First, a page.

Bunk beds can seem magical to kids. From being one of the smallest in the family, you're elevated to where you can see everything completely differently. Sitting up high, you might even be able to peer down at your parents or siblings. It's hard not to feel like you're in a nest, or a ship, or the tower of a castle.
Of course from a parent's point of view you're probably thinking about fitting two siblings in a room, or perhaps an extra bed so friends can sleep over. In either case, bunk beds are a clever way to make the most of children's sleeping spaces.
With the new TUFFING bunk bed and loft bed, designed to be affordable and fit in smaller spaces, both parents and kids get a practical and slightly magical piece of furniture.
Let's face it, when kids are in the middle of an activity the last thing they're probably thinking is 'is this safe?'. Because of this our children's beds undergo some of the most rigorous testing it's possible to do on furniture. There are strict industry safety standards to start off with, but for the TUFFING design team this was just the beginning. TUFFING product development engineer Olaf Szukalowicz explains the journey.
"First of all we looked at global data covering all types of accidents that have involved bunk beds. Then we worked with the design and especially all the gaps and openings to stop these from happening again."
Next the team had to make sure the bunk beds could hold up to everything they could throw at them.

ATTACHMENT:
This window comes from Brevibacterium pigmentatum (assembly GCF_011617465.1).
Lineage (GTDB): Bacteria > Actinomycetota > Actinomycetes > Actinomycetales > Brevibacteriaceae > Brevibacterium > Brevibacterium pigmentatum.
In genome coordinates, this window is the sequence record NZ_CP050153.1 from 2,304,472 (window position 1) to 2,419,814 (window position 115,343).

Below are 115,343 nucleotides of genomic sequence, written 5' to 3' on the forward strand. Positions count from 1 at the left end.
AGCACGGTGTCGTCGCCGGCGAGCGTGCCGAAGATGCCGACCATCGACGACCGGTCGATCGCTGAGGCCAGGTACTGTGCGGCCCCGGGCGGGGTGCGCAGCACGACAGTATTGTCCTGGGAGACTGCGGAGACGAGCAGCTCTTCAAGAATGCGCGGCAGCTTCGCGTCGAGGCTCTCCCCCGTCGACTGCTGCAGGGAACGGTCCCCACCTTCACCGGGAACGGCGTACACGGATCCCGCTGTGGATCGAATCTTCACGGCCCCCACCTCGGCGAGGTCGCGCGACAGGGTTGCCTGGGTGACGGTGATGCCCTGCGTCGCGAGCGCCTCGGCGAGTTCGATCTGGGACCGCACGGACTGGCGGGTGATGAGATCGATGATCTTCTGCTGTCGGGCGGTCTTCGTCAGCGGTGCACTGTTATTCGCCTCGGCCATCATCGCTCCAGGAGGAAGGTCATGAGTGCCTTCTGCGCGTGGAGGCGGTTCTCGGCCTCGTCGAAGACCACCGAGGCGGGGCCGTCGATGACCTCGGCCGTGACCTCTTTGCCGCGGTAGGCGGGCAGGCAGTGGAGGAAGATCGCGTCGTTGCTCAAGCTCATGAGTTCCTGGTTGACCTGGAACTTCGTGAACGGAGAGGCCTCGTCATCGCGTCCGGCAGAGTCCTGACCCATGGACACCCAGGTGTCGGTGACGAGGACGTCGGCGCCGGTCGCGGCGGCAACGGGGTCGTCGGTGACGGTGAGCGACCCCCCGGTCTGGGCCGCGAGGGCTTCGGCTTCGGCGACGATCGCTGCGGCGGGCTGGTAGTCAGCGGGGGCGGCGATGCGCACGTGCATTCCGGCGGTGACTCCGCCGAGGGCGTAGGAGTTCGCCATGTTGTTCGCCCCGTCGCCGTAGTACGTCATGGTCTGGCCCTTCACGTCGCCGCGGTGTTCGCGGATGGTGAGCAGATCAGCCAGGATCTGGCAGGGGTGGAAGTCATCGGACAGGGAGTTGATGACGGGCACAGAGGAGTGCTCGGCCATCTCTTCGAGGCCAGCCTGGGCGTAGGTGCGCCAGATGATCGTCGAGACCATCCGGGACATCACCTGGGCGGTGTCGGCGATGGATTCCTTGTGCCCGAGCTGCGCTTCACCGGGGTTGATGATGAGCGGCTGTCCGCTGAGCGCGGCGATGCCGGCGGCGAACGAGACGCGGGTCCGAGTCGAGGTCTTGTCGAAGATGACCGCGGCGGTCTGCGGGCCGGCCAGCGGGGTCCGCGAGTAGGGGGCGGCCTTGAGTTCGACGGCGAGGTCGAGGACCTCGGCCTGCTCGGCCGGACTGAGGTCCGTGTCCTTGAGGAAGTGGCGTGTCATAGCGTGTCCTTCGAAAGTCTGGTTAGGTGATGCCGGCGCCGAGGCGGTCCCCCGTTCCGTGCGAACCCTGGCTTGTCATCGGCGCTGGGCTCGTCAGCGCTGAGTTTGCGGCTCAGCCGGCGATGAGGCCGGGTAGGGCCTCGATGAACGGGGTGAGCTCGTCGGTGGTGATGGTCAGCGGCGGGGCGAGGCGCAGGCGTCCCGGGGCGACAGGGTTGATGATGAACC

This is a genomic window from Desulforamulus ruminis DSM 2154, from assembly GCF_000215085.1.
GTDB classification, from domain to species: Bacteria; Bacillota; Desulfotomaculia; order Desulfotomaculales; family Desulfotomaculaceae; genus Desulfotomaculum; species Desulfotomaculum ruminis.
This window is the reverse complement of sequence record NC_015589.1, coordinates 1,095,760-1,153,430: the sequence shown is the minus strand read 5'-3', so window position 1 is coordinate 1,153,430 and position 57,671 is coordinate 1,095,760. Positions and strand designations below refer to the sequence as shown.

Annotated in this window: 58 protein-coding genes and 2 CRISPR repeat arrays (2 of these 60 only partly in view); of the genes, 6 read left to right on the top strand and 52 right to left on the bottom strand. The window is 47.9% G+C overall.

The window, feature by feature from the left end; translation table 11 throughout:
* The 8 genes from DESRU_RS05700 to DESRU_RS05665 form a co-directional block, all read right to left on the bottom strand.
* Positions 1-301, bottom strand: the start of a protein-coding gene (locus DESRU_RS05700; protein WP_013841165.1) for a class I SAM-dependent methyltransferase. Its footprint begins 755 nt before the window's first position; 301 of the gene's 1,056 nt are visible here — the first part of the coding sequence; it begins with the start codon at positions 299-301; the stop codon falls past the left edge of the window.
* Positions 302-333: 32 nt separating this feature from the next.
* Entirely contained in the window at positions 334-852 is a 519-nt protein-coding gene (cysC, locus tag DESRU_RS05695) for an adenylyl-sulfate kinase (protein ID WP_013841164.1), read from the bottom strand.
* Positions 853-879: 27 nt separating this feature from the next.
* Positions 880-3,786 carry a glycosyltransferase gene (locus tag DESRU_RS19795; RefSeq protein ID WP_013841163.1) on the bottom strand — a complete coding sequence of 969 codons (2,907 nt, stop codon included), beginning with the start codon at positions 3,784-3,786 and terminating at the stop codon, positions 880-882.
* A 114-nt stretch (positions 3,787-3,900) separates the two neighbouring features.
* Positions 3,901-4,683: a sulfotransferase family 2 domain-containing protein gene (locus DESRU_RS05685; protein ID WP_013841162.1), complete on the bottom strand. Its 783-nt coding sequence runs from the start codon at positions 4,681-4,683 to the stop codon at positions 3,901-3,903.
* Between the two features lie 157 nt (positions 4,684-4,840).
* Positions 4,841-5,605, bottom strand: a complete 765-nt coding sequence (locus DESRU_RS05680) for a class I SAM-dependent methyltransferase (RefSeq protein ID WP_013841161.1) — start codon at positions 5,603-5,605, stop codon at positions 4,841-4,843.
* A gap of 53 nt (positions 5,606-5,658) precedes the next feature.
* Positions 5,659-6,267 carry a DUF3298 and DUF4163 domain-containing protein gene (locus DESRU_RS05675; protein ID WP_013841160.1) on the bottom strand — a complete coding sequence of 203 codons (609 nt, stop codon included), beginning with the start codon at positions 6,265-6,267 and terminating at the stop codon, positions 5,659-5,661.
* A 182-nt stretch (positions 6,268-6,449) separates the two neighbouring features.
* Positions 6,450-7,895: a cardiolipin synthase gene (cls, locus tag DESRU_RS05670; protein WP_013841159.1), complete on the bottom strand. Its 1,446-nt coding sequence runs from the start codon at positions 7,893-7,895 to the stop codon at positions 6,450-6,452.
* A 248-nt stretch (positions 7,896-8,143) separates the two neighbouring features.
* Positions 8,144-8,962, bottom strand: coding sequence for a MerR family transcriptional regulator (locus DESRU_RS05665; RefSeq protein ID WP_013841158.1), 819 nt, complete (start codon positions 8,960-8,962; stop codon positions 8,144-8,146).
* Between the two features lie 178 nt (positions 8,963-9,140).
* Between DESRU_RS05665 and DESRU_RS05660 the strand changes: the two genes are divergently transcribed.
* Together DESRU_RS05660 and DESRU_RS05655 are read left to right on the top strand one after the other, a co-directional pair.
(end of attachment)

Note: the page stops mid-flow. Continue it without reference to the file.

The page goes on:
"After that we tested the durablity to make sure all the parts are really tough. We do that with two weeks of vigorous strength testing where the structure is pushed and stretched to constant extreme forces," Olaf says.
Or, for the more science minded, the beds are shaken at 300 newton for over 10,000 cycles to test for any weaknesses.
Afterwards came a slightly more unorthodox (but very practical) test.
"I also climbed on top of the bed and jumped on it without the mattress. I'm 75 kg so I was happy that it held up fine for me!"
Of course no test for a child's bed is complete without looking at the product from a child's perspective. Throughout the design process the team worked with research from child and adolescent psychotherapist Dr Barbie Clarke. Dr Clarke explains the role of the bed in children's rooms.
"The bed is something that children can say, 'this is mine, my space'. Even if they are sharing a lot of other things, the bed is often a private area that helps them work out who they are, rest and recharge. When we do global research the children we interview will often say that their bed is the favourite part of their home."
Building on the research, the next stage naturally enough was to ask kids for their feedback.
Deputy Range Manager Nina Hughes at Children's IKEA explains: "We're lucky enough to have an international school here, so we were able to bring in groups of kids from different parts of the world. Then we'd ask them things like, 'How does it feel to climb the ladder?' 'How do you feel about the height?' or 'Do the guard rails help you feel safe?'"
With the kids' feedback (keep the orange bedposts and make the guard rails higher on the loft bed) and tick of approval, the design process was complete. The best part might be that even if TUFFING is soon reimagined into a castle or a nest, it'll be a safe one.